Greenhalgh hits back at Labour critics
The leader of Hammersmith & Fulham council has hit back at critics of his housing policy.
At the Labour Party conference last week, ministers cited the Tory-run borough as an example of the damage that a Conservative government would do to social housing.
But Stephen Greenhalgh has responded by claiming his controversial ideas on reducing security of tenure are designed to meet housing need and improve mobility in and out of social housing.
Writing on the Conservative Party website, he also claims that housing bodies including Nottinghill Housing Group, Places for People, and the Chartered Institute of Housing are increasingly ‘thinking outside the box in identifying the need for flexible tenure offers and in linking housing with work offers’.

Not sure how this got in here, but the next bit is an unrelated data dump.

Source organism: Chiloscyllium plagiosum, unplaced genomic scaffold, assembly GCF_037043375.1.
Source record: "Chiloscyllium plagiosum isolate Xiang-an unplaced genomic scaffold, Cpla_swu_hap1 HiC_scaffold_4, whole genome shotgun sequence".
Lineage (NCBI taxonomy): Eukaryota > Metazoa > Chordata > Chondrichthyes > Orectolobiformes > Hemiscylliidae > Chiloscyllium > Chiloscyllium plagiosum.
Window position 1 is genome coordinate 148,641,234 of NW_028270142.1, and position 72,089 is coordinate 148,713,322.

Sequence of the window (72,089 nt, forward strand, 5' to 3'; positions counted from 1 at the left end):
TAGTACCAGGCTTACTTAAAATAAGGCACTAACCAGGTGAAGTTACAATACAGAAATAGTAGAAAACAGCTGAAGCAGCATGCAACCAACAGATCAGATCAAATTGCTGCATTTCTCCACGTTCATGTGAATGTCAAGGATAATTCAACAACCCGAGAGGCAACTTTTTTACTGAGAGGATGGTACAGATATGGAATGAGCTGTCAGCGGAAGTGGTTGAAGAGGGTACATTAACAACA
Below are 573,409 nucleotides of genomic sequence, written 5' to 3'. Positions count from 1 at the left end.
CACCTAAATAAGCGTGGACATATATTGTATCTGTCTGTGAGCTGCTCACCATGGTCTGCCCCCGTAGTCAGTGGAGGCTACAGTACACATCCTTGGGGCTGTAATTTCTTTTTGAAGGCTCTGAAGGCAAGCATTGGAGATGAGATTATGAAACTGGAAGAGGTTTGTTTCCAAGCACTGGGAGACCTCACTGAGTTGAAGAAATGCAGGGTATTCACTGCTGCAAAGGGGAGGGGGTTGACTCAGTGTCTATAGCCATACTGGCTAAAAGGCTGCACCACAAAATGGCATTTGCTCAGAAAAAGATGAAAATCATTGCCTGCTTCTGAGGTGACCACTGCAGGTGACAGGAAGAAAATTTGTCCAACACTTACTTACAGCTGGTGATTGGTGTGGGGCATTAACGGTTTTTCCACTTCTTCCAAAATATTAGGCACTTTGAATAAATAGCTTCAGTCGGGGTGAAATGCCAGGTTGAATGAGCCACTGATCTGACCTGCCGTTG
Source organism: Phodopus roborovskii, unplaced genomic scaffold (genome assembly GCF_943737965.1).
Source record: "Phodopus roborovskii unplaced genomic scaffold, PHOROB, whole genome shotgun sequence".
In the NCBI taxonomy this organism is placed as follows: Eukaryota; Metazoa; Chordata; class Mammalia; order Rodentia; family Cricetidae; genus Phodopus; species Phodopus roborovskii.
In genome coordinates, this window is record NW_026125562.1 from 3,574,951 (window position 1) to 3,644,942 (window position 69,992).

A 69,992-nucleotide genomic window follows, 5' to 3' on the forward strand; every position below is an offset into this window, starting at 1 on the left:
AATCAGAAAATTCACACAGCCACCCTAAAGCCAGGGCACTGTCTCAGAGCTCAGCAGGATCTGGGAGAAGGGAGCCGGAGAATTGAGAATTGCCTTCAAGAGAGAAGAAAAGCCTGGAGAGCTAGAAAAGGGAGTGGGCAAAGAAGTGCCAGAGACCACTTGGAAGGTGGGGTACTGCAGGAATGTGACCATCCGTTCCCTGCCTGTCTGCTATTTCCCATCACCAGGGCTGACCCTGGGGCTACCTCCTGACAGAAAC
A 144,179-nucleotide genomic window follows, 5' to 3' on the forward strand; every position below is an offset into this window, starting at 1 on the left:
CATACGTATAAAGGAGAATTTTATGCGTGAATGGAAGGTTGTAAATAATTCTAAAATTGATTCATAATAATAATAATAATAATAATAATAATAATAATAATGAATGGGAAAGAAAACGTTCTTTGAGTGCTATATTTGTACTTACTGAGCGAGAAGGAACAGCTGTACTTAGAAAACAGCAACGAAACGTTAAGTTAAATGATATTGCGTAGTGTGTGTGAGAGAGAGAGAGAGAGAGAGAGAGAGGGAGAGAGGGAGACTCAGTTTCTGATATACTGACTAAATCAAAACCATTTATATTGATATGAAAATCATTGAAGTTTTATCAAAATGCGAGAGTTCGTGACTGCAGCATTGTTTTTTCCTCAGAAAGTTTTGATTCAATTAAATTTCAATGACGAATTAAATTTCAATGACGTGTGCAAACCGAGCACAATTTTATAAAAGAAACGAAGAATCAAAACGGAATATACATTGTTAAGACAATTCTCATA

At the Labour conference, communities secretary John Denham said Mr Greenhalgh had moaned that social tenants were ‘hard to get rid of’. And housing minister John Healey accused the Tories of working with Hammersmith & Fulham to formulate ‘secret plans’ to drive up social rents, weaken security of tenure, and boost the private rented sector.
Mr Greenhalgh says Hammersmith & Fulham’s housing strategy is based on ‘empowering individuals and families to help themselves and take up the opportunities that are and will be developed’.
He adds: ‘These are ambitious plans that in some aspect are still in development as they do not fit neatly with the fixed housing policy and tenure thinking of many housing professionals and politicians.’
Last April, right-wing think tank Localis published a paper co-written by Mr Greenhalgh, which suggested security of tenure should be scrapped, and councils should only have a duty to house people deemed incapable of obtaining their own home.
It also suggested giving councils and housing associations almost total freedom to sell, let and redevelop housing stock.